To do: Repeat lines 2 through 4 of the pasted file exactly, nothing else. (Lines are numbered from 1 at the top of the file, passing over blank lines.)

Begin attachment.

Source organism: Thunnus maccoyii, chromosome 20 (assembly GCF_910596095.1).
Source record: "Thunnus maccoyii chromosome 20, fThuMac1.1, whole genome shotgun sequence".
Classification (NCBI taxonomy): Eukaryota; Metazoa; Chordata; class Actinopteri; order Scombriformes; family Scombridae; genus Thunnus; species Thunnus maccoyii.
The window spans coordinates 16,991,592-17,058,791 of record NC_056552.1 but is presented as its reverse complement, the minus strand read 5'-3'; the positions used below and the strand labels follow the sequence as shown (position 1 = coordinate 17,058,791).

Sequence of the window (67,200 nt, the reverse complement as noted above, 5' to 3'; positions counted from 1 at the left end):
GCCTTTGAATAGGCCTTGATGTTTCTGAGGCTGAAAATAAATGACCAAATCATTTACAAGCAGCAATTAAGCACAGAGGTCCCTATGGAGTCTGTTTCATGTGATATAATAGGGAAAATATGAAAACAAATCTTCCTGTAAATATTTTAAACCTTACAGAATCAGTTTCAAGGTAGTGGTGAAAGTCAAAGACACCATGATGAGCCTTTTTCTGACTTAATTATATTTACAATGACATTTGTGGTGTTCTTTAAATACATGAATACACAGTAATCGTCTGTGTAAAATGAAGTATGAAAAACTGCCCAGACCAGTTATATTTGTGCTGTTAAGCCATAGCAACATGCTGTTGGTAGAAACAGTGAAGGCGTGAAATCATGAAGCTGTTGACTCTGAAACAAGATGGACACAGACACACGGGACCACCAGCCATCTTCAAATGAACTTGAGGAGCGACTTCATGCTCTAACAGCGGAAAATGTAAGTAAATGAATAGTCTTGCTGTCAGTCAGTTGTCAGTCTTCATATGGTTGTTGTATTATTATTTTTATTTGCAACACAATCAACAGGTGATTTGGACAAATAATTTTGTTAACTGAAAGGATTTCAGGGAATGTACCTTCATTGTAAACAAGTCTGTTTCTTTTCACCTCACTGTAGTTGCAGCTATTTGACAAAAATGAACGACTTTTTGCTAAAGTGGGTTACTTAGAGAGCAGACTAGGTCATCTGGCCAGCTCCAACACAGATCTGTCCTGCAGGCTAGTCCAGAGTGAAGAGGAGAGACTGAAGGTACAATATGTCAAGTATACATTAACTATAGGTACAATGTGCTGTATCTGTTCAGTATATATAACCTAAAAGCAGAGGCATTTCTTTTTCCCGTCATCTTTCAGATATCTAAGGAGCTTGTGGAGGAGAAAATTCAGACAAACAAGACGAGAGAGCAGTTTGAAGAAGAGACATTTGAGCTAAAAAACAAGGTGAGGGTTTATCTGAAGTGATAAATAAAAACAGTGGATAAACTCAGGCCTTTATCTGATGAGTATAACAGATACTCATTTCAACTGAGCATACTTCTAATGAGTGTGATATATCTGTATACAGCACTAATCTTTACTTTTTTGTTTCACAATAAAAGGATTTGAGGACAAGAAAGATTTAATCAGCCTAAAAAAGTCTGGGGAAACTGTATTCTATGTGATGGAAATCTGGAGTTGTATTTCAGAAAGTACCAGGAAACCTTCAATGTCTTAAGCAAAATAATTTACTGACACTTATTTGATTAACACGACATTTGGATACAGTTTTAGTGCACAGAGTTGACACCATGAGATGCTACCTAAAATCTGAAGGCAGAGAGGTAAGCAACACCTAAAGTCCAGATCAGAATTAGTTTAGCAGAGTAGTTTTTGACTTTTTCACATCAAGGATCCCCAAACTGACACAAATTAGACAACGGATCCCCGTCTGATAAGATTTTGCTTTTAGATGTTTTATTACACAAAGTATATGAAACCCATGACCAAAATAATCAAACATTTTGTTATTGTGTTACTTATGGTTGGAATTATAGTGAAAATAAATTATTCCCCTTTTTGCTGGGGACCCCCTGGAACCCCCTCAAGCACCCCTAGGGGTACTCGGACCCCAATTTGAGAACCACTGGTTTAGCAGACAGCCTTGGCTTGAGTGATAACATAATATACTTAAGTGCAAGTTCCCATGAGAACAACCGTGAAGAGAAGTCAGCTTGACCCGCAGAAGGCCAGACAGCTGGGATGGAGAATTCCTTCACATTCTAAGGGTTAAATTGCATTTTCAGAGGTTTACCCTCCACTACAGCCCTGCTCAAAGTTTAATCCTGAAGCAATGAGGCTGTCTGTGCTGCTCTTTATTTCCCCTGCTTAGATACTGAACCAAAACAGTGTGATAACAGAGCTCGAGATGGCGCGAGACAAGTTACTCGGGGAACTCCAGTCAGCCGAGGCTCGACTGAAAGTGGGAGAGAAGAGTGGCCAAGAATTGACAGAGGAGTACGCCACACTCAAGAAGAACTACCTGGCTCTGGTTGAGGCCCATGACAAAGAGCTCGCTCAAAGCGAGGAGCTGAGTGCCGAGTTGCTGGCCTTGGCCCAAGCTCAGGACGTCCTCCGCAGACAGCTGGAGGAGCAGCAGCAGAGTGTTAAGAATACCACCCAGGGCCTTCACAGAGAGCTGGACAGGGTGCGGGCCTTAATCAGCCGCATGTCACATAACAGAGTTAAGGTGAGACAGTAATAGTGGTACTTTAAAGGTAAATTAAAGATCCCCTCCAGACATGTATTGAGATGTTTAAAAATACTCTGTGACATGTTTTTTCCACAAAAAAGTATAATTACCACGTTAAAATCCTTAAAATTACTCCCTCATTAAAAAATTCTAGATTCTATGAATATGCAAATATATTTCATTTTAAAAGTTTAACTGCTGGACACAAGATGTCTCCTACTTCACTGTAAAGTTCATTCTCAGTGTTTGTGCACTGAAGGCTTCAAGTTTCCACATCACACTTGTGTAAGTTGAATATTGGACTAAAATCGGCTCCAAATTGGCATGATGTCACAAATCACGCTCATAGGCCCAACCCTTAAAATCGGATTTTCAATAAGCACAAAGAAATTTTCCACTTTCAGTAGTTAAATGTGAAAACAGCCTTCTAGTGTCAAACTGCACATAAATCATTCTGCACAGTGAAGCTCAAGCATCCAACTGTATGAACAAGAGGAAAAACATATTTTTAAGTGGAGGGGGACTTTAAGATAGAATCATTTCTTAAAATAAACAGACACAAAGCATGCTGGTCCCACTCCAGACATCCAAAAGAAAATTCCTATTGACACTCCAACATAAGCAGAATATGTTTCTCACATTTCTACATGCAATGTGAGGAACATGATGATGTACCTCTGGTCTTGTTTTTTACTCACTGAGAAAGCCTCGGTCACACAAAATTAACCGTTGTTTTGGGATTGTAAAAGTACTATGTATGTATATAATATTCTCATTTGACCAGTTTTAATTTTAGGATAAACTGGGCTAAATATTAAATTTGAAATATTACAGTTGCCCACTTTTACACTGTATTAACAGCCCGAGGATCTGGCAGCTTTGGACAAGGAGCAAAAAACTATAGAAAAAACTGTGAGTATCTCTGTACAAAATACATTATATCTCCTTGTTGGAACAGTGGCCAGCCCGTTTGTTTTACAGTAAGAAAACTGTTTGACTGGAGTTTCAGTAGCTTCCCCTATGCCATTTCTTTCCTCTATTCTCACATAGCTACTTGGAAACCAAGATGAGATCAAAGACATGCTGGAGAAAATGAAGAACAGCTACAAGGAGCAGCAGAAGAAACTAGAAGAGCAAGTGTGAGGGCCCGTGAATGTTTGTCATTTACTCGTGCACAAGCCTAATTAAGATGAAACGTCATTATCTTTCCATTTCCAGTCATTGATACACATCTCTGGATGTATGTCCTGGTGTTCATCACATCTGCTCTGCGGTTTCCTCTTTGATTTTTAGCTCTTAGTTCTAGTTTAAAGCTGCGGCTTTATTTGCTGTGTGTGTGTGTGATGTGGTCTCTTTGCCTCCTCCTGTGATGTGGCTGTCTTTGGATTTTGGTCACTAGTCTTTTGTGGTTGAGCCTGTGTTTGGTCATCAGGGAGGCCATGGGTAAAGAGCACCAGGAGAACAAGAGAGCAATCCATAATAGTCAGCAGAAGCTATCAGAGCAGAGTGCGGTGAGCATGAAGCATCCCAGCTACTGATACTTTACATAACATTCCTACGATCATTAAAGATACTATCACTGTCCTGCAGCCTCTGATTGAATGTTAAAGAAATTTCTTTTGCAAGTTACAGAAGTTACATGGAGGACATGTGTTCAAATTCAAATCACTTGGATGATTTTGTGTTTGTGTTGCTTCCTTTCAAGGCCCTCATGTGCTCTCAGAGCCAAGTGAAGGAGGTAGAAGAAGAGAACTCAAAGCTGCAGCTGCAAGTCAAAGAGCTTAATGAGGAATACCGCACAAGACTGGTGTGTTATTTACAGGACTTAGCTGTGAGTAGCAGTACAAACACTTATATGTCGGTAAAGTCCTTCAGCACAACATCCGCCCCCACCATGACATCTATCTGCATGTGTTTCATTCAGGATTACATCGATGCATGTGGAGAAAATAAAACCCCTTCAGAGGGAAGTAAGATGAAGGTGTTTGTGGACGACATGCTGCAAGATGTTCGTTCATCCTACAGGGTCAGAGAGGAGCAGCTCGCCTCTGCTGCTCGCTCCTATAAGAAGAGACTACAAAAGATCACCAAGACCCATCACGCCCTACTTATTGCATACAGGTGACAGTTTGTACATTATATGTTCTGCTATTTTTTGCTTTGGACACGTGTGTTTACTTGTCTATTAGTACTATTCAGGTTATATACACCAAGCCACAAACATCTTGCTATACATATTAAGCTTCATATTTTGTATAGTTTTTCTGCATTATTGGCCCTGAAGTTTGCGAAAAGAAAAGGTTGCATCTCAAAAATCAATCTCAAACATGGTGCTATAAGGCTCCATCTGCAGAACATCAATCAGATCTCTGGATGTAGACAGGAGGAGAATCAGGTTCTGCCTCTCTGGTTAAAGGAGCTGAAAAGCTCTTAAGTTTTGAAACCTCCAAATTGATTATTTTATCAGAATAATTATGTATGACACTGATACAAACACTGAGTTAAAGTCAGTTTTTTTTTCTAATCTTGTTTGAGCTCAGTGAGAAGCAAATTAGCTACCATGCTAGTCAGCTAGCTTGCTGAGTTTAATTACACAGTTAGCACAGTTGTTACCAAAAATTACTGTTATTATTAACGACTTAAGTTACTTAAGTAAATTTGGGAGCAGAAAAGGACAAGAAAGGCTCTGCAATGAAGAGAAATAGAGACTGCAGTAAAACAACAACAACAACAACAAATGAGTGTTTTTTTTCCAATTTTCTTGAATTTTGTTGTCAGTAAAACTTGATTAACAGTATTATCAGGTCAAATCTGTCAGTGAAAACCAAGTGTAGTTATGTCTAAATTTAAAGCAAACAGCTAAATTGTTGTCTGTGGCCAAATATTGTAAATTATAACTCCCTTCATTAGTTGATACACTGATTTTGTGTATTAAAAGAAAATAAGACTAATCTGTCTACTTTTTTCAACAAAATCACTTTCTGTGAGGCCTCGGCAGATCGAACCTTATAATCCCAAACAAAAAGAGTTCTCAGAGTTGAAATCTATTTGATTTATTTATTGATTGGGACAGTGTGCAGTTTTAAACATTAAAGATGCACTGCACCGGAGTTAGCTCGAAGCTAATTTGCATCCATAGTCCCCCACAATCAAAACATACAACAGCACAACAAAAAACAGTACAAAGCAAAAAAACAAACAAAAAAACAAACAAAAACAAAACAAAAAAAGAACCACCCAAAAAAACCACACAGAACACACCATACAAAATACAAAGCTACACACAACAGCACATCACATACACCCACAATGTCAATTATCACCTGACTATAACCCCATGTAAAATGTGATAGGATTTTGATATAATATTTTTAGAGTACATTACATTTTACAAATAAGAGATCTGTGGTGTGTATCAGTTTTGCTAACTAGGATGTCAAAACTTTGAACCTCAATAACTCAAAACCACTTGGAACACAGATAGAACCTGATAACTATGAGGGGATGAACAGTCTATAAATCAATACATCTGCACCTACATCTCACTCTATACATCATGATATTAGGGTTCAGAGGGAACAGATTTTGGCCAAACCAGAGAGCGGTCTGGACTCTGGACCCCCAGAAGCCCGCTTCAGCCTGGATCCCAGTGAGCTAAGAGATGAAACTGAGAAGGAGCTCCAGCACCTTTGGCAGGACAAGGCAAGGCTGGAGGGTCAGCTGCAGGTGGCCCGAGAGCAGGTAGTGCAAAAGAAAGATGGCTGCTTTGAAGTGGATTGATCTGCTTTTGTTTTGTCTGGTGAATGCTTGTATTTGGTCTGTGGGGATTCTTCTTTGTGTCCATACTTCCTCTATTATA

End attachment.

Source record: "Thunnus maccoyii chromosome 20, fThuMac1.1, whole genome shotgun sequence".
Classification (NCBI taxonomy): Eukaryota; Metazoa; Chordata; class Actinopteri; order Scombriformes; family Scombridae; genus Thunnus; species Thunnus maccoyii.
The window spans coordinates 16,991,592-17,058,791 of record NC_056552.1 but is presented as its reverse complement, the minus strand read 5'-3'; the positions used below and the strand labels follow the sequence as shown (position 1 = coordinate 17,058,791).